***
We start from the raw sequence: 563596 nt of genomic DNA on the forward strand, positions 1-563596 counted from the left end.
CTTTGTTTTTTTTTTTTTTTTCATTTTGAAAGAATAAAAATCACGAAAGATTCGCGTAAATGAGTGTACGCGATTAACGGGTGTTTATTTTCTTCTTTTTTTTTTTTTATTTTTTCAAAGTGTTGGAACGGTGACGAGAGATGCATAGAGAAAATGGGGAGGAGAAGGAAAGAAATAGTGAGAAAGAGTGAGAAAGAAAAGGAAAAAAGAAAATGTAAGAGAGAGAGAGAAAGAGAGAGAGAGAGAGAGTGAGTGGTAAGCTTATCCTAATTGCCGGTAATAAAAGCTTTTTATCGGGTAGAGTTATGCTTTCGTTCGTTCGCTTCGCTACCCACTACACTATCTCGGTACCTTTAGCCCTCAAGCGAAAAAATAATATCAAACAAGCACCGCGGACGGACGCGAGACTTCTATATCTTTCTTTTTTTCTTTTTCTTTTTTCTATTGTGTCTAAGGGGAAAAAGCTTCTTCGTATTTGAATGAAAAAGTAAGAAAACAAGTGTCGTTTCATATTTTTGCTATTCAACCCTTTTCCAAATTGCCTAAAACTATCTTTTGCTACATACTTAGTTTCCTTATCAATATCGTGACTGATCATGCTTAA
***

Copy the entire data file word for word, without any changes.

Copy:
We start from the raw sequence: 563596 nt of genomic DNA on the forward strand, positions 1-563596 counted from the left end.
CTTTGTTTTTTTTTTTTTTTTCATTTTGAAAGAATAAAAATCACGAAAGATTCGCGTAAATGAGTGTACGCGATTAACGGGTGTTTATTTTCTTCTTTTTTTTTTTTTATTTTTTCAAAGTGTTGGAACGGTGACGAGAGATGCATAGAGAAAATGGGGAGGAGAAGGAAAGAAATAGTGAGAAAGAGTGAGAAAGAAAAGGAAAAAAGAAAATGTAAGAGAGAGAGAGAAAGAGAGAGAGAGAGAGAGTGAGTGGTAAGCTTATCCTAATTGCCGGTAATAAAAGCTTTTTATCGGGTAGAGTTATGCTTTCGTTCGTTCGCTTCGCTACCCACTACACTATCTCGGTACCTTTAGCCCTCAAGCGAAAAAATAATATCAAACAAGCACCGCGGACGGACGCGAGACTTCTATATCTTTCTTTTTTTCTTTTTCTTTTTTCTATTGTGTCTAAGGGGAAAAAGCTTCTTCGTATTTGAATGAAAAAGTAAGAAAACAAGTGTCGTTTCATATTTTTGCTATTCAACCCTTTTCCAAATTGCCTAAAACTATCTTTTGCTACATACTTAGTTTCCTTATCAATATCGTGACTGATCATGCTTAA